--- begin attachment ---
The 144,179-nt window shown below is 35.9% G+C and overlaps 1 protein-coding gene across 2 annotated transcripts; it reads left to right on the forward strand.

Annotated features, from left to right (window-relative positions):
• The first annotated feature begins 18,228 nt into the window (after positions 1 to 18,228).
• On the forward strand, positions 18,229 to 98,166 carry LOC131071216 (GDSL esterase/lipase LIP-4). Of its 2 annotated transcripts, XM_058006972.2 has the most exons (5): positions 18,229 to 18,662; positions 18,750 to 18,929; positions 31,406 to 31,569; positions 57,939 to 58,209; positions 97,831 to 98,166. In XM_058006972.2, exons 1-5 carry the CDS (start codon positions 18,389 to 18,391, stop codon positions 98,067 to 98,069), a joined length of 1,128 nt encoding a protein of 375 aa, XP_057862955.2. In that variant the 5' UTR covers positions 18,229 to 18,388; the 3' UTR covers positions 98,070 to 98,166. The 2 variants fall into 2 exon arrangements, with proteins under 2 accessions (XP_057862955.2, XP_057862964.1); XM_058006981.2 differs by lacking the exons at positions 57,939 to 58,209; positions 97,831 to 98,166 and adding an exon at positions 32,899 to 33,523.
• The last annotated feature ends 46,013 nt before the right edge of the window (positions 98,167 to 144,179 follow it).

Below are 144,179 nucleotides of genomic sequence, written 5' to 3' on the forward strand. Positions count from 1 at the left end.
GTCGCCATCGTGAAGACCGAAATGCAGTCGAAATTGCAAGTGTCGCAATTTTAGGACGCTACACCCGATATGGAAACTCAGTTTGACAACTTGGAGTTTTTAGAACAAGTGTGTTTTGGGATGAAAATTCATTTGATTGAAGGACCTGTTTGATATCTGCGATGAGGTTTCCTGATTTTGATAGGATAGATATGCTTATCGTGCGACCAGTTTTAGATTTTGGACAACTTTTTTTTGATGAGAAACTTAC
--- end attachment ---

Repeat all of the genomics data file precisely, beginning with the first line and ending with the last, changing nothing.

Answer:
The 144,179-nt window shown below is 35.9% G+C and overlaps 1 protein-coding gene across 2 annotated transcripts; it reads left to right on the forward strand.

Annotated features, from left to right (window-relative positions):
• The first annotated feature begins 18,228 nt into the window (after positions 1 to 18,228).
• On the forward strand, positions 18,229 to 98,166 carry LOC131071216 (GDSL esterase/lipase LIP-4). Of its 2 annotated transcripts, XM_058006972.2 has the most exons (5): positions 18,229 to 18,662; positions 18,750 to 18,929; positions 31,406 to 31,569; positions 57,939 to 58,209; positions 97,831 to 98,166. In XM_058006972.2, exons 1-5 carry the CDS (start codon positions 18,389 to 18,391, stop codon positions 98,067 to 98,069), a joined length of 1,128 nt encoding a protein of 375 aa, XP_057862955.2. In that variant the 5' UTR covers positions 18,229 to 18,388; the 3' UTR covers positions 98,070 to 98,166. The 2 variants fall into 2 exon arrangements, with proteins under 2 accessions (XP_057862955.2, XP_057862964.1); XM_058006981.2 differs by lacking the exons at positions 57,939 to 58,209; positions 97,831 to 98,166 and adding an exon at positions 32,899 to 33,523.
• The last annotated feature ends 46,013 nt before the right edge of the window (positions 98,167 to 144,179 follow it).

Below are 144,179 nucleotides of genomic sequence, written 5' to 3' on the forward strand. Positions count from 1 at the left end.
GTCGCCATCGTGAAGACCGAAATGCAGTCGAAATTGCAAGTGTCGCAATTTTAGGACGCTACACCCGATATGGAAACTCAGTTTGACAACTTGGAGTTTTTAGAACAAGTGTGTTTTGGGATGAAAATTCATTTGATTGAAGGACCTGTTTGATATCTGCGATGAGGTTTCCTGATTTTGATAGGATAGATATGCTTATCGTGCGACCAGTTTTAGATTTTGGACAACTTTTTTTTGATGAGAAACTTAC